Nutrition: Nutrient Breakdown—Eating for Better Health
Nutrition Facts: Proteins, Carbohydrates, Fats, Antioxidants, Vitamins and Minerals.
Proteins, fats, and carbohydrates compose much of the general population diet. Macronutrients, such as protein, carbohydrates, and fats are essential components of human dietary needs. Additionally, micronutrients serve to help the human body metabolize energy and support other nutrient absorption. Trace elements like vitamins, minerals, and antioxidants, to name a few, keep humans healthy by helping the human body to process energy and fight disease. Antioxidants include foods like red and black beans, dark vegetables, dark small berries, and fruits with skin. Antioxidants include beta-carotene, lycopene, metabolic enzymes, vitamins C, E, and A.
What is protein?
Protein is made of chains of amino acids divided into two groups. One group of amino acids are known as essential amino acids because they are found in foods we eat and cannot be manufactured by the body. These amino acids are leucine, isoleucine, valine, lysine, threonine, tryptophan, methionine, phenylalanine and histidine. The other group of amino acids is known as non-essential amino acids including arginine, alanine, asparagine, aspartic acid, cysteine, glutamine, glutamic acid, glycine, proline, serine, and tyrosine. Nonessential amino acids do not need to be consumed because are they are formed naturally in the body. Protein aides in recovery, maintenance, and regeneration all bodily systems on a cellular level.
What are carbohydrates?
Carbohydrates are a group of nutrients that include organic compounds such as sugar, cellulose, starch and fiber. Sugar, starch, cellulose, and fiber breakdown in the body at different rates allowing for slow, moderate, and fast digestion and absorption. Carbohydrate calories (or energy) are used to fuel all systems of the body. It is essential to include carbohydrates in a healthy diet because carbohydrates, in whole food form, provide fiber, fuel the body for activity, and aid in brain health.
What is fat?
Fat is a macronutrient that provides the body with 9 calories per gram. Fats help the body to maintain healthy skin and hair, protect body organs against shock, and maintain body temperature. In addition to providing dense calories per gram of fuel, fat aids absorption of fat soluble Vitamins A, D, E, and K. Fats are also sources of essential fatty acids. Essential fatty acids must be eaten because the body cannot manufacture these fatty acids on its own. Essential fatty acids can be found in fish and shellfish, flaxseed oil, soya oil, canola oil, pumpkin seeds, sunflower seeds, leafy vegetables, and walnuts.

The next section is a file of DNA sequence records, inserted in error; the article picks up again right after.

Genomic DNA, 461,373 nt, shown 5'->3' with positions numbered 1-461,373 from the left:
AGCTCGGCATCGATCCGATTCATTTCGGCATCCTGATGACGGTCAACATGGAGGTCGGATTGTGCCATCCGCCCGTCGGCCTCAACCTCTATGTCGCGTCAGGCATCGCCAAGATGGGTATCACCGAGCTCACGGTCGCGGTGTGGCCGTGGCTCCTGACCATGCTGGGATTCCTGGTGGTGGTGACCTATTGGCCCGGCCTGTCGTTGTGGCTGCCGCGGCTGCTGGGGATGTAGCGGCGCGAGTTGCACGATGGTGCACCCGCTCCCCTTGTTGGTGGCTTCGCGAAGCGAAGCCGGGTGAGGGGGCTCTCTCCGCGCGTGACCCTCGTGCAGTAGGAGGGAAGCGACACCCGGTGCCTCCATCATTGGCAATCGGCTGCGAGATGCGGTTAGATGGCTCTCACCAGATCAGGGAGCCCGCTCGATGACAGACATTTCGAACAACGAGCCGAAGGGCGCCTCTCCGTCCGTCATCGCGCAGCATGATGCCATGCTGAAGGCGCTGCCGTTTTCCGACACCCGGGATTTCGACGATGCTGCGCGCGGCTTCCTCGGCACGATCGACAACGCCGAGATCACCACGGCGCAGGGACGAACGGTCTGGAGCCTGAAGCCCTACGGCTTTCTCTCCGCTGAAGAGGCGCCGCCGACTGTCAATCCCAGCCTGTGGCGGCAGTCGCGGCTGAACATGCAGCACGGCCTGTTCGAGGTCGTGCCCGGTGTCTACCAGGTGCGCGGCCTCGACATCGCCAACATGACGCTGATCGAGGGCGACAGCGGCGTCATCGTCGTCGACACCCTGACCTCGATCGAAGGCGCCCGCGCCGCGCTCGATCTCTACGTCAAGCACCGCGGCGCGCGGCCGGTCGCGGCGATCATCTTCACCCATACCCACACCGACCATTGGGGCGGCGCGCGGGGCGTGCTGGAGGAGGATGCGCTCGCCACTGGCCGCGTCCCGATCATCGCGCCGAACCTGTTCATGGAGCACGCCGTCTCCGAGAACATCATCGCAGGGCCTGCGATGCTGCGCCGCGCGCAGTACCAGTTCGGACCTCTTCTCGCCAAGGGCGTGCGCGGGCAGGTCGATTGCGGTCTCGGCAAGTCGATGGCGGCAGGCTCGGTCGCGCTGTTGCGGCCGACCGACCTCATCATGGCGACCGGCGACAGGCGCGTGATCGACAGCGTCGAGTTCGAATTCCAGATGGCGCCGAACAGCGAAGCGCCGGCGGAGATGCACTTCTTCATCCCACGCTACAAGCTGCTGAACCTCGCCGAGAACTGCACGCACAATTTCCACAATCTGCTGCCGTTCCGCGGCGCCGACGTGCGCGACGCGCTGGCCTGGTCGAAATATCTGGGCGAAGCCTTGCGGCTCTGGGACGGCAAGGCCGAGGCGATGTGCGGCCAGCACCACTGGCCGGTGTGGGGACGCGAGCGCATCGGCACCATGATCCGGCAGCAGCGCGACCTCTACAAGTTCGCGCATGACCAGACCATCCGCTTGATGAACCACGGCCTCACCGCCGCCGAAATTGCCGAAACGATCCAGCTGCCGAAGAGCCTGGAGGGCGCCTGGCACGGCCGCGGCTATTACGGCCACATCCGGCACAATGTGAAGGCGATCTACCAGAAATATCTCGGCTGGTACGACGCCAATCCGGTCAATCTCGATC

Saturated, Trans, and Unsaturated Fats
- Saturated fats are typically found in animal and some plant food sources. Saturated fat is found in animal food sources including, meats, eggs, lard, butter, cream, whole milk and high fat cheese. Plant sources include coconut oil, cocoa butter, palm oil and palm kernel oil. Saturated fats tend to be solid at room temperature and, when eaten in large amounts, are thought to increase the risk for developing heart disease. Saturated fats directly raise total and LDL (bad) cholesterol levels in the blood stream.
- Trans fats are unsaturated but directly raise low density lipoproteins (LDL or bad cholesterol) and lower high density lipoproteins (HDL or good cholesterol) in the blood. Trans fats are often described as hydrogenated or partially-hydrogenated oils. These oils are typically used in foods that require extended shelf life. These oils are solid at room temperature and cause significant health problems related to heart diseases. Unsaturated fats include Monounsaturated and Polyunsaturated fats. These fats are liquid at room temperature but begin to solidify at cold temperatures. Foods that contain monounsaturated and polyunsaturated fats are corn oil, safflower oil and sunflower oil, olives, olive oil, nuts, flax seeds, peanut oil, canola oil and avocados. Some studies have shown that these kinds of fats can actually lower low density lipoproteins (LDL bad cholesterol) and maintain high density lipoproteins (HDL good cholesterol).
- Polyunsaturated fats are also liquid at room temperature. These are found in safflower, sesame, corn, cottonseed and soybean oils. This type of fat has also been shown to reduce levels of LDL cholesterol, but too much can also lower your HDL cholesterol.
With this fundamental understanding of micronutrients, macronutrients, vitamins, minerals, and trace elements, like antioxidants, people can better plan and eat whole foods based—largly vegetable based meals that can help the body fight disease, maintain ideal and healthy body weight, and supply adequate fuel or calories for activities of daily living, physical exercise, and physical recovery.